But how does a named individual become confirmed? From NPR.org we see there are 5 steps into being appointed to the SCOTUS.
Five Basic Steps To Get A Supreme Court Justice Confirmed
1. Referral to the Judiciary Committee
After Trump names his choice, the nomination is referred to the Senate Judiciary Committee. The committee has 20 members. There are 11 Republicans and nine Democrats. Because it takes a bare majority of committee members to approve a Supreme Court nominee for a full Senate vote, Democrats lack the votes to block Trump's nominee at the committee level.
2. Prehearing research
Before the confirmation hearing, both Republican and Democratic committee members will conduct research into the nominee's background. The nominee must fill out an extensive questionnaire, which is crafted by the top Republican and Democrat on the Judiciary Committee — Grassley and ranking member Dianne Feinstein of California. Senators will pore over the nominee's past speeches, public statements, press clippings, writings and, if the nominee is a judge, judicial opinions.
Also during this time, the nominee starts making the rounds on Capitol Hill to pay courtesy visits to senators.
3. Confirmation hearing
This hearing can take several days — with at least a couple of days for the Judiciary Committee members to directly question the nominee, and additional days to question outside witnesses. After the proceedings, senators may submit further questions in writing for the nominee to respond to.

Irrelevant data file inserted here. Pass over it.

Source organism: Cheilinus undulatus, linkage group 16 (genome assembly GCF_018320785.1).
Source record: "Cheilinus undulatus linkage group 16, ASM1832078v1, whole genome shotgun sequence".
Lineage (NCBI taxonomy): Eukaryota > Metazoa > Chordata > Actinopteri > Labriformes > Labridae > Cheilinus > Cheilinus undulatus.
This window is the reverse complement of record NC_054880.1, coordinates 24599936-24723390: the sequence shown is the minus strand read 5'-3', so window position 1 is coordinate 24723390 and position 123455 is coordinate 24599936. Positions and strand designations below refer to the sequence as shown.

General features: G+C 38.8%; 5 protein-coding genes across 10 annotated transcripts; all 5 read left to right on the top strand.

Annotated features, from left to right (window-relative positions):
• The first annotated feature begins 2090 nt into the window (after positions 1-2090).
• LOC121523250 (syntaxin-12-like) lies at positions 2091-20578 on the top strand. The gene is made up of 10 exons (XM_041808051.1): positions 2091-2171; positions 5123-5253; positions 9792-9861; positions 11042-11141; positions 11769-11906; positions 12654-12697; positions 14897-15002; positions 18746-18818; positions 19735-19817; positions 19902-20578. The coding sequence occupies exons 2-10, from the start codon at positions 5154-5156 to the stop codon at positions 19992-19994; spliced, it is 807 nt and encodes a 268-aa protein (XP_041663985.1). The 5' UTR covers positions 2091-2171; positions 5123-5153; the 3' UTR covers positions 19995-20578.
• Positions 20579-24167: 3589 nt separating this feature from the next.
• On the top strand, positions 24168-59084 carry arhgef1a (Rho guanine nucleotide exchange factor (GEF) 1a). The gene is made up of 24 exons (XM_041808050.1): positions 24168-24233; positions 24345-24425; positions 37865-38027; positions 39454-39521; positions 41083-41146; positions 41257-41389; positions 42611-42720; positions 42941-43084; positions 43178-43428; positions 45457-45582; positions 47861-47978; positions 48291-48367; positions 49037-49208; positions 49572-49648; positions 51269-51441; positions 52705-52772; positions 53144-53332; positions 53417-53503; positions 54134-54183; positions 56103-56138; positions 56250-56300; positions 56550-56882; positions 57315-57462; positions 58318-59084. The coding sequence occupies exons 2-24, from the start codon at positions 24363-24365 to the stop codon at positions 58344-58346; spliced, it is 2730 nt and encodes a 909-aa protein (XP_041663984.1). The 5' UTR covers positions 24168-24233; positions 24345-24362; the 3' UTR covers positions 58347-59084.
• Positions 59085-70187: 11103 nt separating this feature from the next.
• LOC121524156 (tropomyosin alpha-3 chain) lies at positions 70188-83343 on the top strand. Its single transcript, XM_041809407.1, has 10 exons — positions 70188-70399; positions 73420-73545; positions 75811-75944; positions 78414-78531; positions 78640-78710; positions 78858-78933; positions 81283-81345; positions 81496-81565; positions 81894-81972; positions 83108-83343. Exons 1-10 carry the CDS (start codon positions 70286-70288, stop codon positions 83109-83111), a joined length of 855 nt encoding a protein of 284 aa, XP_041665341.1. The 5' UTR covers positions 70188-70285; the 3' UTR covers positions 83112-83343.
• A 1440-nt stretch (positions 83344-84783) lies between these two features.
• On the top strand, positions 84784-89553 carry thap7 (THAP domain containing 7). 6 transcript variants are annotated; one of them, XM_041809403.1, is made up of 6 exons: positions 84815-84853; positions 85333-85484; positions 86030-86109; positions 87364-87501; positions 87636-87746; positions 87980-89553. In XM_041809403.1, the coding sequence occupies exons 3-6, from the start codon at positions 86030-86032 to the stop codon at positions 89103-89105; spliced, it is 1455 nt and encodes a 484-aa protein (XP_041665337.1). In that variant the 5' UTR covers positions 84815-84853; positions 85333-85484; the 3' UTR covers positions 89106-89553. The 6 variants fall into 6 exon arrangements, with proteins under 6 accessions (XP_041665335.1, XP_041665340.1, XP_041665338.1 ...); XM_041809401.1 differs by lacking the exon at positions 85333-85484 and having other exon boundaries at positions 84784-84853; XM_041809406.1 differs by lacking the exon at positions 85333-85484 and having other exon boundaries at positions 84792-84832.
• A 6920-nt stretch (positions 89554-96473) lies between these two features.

4. Committee vote
The committee votes on whether to approve the nominee and then "reports" its "recommendation" to the full Senate.
5. Full Senate vote
The full Senate vote is where things could get dicey for Republicans. Democrats can force Republicans to gather 60 votes in the Senate before the nominee is confirmed. There are 52 Republicans in the Senate. That means Democrats can effectively block — or "filibuster" — the confirmation if fewer than eight Democrats support Trump's pick for the high court. – NPR.org
Yes, this all could be uprooted if the Democrats desire to filibuster. Unless the Republicans change the rule book, altering how many senators are needed for appointment, this may occur.
Could Republicans go "nuclear"?
President Trump said last week that he thinks Senate Republicans should strip from Democrats the power to block Supreme Court nominees. But McConnell isn't embracing the advice at the moment.
In fact, McConnell has been asked many times about whether he will change the filibuster rules this year — invoking the so-called "nuclear option" — so that it would take only a bare majority of senators to confirm a Supreme Court nominee, rather than the required 60. – NPR.org
Let's keep our eyes peeled and see what plusses and minuses are found on Gorsuch and his record. Are the skeletons in his closet all accounted for? We'll have to wait and see.
Ideology of Current and Potential Supreme Court Justices